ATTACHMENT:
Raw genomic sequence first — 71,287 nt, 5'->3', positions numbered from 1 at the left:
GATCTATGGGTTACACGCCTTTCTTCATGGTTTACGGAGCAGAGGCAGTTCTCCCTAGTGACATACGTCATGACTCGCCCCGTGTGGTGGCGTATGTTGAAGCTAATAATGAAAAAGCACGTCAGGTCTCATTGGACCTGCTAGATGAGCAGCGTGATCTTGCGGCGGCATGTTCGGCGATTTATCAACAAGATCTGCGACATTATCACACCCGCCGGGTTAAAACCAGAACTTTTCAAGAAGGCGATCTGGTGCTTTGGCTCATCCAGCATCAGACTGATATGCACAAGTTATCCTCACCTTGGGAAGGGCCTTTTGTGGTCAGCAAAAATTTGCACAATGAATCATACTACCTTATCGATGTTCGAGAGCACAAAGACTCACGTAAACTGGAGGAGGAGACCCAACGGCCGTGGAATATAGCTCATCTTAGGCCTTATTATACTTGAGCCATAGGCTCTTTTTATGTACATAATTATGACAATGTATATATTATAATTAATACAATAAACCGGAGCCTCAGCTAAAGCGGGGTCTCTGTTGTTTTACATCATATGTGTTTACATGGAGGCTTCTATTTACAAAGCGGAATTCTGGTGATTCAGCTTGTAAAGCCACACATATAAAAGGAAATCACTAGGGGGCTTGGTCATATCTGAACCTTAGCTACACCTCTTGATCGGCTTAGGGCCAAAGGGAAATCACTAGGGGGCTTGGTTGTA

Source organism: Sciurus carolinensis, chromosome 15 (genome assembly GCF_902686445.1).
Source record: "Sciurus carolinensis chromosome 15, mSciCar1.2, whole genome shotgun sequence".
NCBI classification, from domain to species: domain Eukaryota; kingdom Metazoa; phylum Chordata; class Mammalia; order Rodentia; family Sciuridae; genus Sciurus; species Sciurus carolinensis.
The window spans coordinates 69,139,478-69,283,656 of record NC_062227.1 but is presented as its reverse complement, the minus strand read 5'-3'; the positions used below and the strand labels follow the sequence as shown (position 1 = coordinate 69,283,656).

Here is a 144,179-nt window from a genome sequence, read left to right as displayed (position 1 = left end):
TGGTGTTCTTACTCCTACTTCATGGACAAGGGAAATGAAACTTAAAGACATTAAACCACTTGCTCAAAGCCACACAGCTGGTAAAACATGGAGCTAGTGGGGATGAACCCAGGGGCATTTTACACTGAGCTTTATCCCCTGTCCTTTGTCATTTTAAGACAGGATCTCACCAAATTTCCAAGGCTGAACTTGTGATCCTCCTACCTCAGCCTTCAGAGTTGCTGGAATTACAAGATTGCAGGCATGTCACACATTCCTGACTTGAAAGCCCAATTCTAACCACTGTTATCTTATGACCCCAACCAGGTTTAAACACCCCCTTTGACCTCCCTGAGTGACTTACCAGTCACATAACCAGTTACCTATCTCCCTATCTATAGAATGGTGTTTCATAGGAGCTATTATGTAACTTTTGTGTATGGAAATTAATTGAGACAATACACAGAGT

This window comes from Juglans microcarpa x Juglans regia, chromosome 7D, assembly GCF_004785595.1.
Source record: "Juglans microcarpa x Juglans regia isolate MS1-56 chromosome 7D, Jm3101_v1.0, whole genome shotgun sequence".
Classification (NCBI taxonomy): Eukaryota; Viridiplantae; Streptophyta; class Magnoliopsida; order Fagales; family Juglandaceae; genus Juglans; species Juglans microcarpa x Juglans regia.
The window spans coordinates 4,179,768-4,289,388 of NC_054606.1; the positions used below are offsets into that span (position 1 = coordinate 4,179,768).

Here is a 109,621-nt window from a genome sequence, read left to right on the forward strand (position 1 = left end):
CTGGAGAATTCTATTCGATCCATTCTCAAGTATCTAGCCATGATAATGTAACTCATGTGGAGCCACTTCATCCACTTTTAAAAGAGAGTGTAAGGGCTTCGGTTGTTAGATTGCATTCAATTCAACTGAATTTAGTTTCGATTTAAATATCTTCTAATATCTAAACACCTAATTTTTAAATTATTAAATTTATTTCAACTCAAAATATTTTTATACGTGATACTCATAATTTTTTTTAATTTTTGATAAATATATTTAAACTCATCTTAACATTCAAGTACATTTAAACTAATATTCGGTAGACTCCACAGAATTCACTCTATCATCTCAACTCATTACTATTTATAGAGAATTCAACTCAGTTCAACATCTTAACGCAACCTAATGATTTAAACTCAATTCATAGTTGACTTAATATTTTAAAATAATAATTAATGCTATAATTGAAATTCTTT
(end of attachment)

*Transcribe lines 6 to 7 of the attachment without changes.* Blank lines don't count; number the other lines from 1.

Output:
The window spans coordinates 69,139,478-69,283,656 of record NC_062227.1 but is presented as its reverse complement, the minus strand read 5'-3'; the positions used below and the strand labels follow the sequence as shown (position 1 = coordinate 69,283,656).

Here is a 144,179-nt window from a genome sequence, read left to right as displayed (position 1 = left end):